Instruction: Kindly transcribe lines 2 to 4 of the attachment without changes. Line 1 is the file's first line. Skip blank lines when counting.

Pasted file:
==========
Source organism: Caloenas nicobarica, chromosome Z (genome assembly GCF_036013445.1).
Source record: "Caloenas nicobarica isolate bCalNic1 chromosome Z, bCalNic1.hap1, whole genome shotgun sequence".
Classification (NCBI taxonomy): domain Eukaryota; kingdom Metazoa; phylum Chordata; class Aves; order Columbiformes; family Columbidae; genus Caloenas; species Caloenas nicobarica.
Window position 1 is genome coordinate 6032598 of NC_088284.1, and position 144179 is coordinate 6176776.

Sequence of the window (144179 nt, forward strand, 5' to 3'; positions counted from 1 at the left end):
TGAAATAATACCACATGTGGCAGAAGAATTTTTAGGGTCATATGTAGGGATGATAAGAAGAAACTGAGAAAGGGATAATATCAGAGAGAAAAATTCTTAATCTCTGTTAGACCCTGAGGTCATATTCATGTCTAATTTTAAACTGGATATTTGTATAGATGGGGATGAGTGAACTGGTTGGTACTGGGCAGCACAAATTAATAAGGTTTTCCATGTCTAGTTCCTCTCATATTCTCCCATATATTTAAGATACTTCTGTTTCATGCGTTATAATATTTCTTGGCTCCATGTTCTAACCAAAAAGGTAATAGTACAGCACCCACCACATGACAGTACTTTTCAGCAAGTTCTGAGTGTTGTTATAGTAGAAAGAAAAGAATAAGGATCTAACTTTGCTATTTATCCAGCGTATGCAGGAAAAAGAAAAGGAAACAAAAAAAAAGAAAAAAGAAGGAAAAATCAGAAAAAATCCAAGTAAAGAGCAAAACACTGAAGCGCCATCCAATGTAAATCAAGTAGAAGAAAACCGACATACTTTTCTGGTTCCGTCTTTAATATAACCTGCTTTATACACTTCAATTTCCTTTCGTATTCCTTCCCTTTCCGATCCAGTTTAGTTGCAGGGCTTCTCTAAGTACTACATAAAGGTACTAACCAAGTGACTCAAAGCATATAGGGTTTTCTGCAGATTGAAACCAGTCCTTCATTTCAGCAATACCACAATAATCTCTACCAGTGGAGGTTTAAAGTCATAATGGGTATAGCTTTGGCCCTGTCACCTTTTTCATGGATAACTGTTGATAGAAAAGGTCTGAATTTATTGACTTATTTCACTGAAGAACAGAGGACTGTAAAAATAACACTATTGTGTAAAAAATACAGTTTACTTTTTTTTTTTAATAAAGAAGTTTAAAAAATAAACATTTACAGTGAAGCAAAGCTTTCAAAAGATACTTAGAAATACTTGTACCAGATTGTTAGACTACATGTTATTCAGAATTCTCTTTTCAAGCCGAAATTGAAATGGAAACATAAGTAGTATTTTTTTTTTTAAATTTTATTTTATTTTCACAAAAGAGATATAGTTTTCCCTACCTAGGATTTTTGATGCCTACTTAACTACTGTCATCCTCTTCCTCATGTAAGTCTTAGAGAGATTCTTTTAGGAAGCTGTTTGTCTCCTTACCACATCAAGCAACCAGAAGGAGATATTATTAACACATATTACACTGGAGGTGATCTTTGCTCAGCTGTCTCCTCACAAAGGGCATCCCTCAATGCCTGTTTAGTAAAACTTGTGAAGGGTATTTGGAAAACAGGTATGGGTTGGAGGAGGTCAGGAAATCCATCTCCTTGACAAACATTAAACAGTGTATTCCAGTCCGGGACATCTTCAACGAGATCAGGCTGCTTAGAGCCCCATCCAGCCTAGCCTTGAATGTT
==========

Source record: "Caloenas nicobarica isolate bCalNic1 chromosome Z, bCalNic1.hap1, whole genome shotgun sequence".
Classification (NCBI taxonomy): domain Eukaryota; kingdom Metazoa; phylum Chordata; class Aves; order Columbiformes; family Columbidae; genus Caloenas; species Caloenas nicobarica.
Window position 1 is genome coordinate 6032598 of NC_088284.1, and position 144179 is coordinate 6176776.